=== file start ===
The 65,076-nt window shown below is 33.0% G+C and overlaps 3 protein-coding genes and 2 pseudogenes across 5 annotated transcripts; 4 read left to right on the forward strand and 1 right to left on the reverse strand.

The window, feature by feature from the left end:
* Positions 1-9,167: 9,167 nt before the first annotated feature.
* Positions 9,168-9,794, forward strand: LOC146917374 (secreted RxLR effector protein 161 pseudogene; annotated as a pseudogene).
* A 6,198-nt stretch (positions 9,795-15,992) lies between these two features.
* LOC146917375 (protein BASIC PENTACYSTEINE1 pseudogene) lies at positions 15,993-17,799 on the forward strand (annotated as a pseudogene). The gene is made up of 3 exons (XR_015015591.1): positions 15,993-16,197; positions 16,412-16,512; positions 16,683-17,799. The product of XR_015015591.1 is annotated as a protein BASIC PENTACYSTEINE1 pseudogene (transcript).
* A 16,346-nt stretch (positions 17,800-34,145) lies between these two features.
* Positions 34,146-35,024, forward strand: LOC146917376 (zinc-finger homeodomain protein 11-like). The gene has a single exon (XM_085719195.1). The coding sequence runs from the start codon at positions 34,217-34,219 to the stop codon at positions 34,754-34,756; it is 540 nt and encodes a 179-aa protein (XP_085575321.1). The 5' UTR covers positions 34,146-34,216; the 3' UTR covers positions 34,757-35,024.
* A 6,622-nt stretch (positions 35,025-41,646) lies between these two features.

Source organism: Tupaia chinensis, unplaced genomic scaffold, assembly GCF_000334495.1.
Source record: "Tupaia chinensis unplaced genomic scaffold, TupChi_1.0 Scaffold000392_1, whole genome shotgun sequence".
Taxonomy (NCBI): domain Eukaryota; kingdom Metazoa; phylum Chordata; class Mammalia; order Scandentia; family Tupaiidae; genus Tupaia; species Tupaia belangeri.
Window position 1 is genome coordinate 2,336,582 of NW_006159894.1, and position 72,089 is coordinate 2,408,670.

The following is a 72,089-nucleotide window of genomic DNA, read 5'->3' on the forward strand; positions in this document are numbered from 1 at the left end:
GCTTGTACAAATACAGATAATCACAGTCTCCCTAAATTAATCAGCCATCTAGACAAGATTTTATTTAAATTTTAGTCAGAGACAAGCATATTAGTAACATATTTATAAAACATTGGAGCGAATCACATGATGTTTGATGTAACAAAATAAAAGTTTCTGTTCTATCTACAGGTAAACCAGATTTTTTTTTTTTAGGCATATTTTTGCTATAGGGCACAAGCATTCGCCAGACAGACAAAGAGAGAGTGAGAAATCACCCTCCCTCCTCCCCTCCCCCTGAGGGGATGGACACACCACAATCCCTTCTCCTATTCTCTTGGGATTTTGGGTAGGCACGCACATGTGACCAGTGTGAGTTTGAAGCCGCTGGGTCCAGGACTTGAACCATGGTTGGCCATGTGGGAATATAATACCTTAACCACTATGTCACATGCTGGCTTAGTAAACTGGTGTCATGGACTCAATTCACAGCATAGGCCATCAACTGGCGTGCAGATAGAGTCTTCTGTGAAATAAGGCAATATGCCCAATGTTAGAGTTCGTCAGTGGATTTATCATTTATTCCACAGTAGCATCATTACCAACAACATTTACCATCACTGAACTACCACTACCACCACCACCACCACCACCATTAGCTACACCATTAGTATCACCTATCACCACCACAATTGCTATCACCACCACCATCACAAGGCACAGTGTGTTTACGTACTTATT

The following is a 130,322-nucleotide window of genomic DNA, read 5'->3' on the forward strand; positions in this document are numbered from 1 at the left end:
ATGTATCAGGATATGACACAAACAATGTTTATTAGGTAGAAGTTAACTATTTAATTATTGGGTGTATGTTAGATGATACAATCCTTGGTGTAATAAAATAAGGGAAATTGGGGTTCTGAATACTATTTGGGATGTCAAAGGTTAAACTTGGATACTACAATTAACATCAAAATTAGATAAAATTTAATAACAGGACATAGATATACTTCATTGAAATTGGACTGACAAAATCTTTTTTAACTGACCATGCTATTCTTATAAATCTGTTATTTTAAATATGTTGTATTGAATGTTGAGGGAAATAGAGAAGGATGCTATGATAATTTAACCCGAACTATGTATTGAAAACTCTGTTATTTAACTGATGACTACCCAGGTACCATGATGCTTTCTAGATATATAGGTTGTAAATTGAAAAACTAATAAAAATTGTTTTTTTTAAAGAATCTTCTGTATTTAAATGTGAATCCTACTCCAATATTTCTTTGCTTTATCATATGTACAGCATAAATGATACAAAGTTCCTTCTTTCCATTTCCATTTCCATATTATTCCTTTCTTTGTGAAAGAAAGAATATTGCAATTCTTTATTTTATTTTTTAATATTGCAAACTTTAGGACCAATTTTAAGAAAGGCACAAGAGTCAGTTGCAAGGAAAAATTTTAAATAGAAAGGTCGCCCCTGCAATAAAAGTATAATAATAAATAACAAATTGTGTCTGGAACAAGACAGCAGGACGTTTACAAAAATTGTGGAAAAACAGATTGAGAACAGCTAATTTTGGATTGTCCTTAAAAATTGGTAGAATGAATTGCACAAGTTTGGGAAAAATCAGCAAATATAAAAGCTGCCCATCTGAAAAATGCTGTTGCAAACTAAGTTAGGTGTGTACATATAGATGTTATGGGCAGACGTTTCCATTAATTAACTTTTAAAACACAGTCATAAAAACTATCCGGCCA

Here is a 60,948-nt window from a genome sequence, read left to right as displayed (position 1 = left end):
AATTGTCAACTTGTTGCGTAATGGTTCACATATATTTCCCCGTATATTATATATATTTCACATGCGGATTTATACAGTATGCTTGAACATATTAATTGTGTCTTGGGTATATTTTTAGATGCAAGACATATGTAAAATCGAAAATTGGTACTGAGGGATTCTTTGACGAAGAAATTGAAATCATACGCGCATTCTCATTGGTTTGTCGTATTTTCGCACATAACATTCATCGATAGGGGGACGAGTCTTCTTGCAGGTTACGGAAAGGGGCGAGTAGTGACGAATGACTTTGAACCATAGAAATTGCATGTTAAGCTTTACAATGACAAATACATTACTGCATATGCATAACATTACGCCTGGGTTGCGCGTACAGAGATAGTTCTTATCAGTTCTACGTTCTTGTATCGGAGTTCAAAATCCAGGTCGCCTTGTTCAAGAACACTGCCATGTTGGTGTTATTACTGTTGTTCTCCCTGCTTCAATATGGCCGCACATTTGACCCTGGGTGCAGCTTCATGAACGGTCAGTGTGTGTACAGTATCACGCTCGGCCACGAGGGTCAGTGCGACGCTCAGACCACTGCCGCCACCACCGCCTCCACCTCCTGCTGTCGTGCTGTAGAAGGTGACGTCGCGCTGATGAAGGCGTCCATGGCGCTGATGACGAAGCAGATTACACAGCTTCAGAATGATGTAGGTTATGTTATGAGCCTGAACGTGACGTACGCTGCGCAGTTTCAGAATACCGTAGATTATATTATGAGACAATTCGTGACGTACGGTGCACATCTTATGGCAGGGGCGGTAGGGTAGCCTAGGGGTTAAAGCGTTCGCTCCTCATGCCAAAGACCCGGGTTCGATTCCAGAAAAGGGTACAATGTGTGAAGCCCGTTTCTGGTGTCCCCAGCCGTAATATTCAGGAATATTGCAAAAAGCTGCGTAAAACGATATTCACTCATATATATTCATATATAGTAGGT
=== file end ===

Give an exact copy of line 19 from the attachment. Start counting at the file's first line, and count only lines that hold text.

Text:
AATTGTCAACTTGTTGCGTAATGGTTCACATATATTTCCCCGTATATTATATATATTTCACATGCGGATTTATACAGTATGCTTGAACATATTAATTGTGTCTTGGGTATATTTTTAGATGCAAGACATATGTAAAATCGAAAATTGGTACTGAGGGATTCTTTGACGAAGAAATTGAAATCATACGCGCATTCTCATTGGTTTGTCGTATTTTCGCACATAACATTCATCGATAGGGGGACGAGTCTTCTTGCAGGTTACGGAAAGGGGCGAGTAGTGACGAATGACTTTGAACCATAGAAATTGCATGTTAAGCTTTACAATGACAAATACATTACTGCATATGCATAACATTACGCCTGGGTTGCGCGTACAGAGATAGTTCTTATCAGTTCTACGTTCTTGTATCGGAGTTCAAAATCCAGGTCGCCTTGTTCAAGAACACTGCCATGTTGGTGTTATTACTGTTGTTCTCCCTGCTTCAATATGGCCGCACATTTGACCCTGGGTGCAGCTTCATGAACGGTCAGTGTGTGTACAGTATCACGCTCGGCCACGAGGGTCAGTGCGACGCTCAGACCACTGCCGCCACCACCGCCTCCACCTCCTGCTGTCGTGCTGTAGAAGGTGACGTCGCGCTGATGAAGGCGTCCATGGCGCTGATGACGAAGCAGATTACACAGCTTCAGAATGATGTAGGTTATGTTATGAGCCTGAACGTGACGTACGCTGCGCAGTTTCAGAATACCGTAGATTATATTATGAGACAATTCGTGACGTACGGTGCACATCTTATGGCAGGGGCGGTAGGGTAGCCTAGGGGTTAAAGCGTTCGCTCCTCATGCCAAAGACCCGGGTTCGATTCCAGAAAAGGGTACAATGTGTGAAGCCCGTTTCTGGTGTCCCCAGCCGTAATATTCAGGAATATTGCAAAAAGCTGCGTAAAACGATATTCACTCATATATATTCATATATAGTAGGT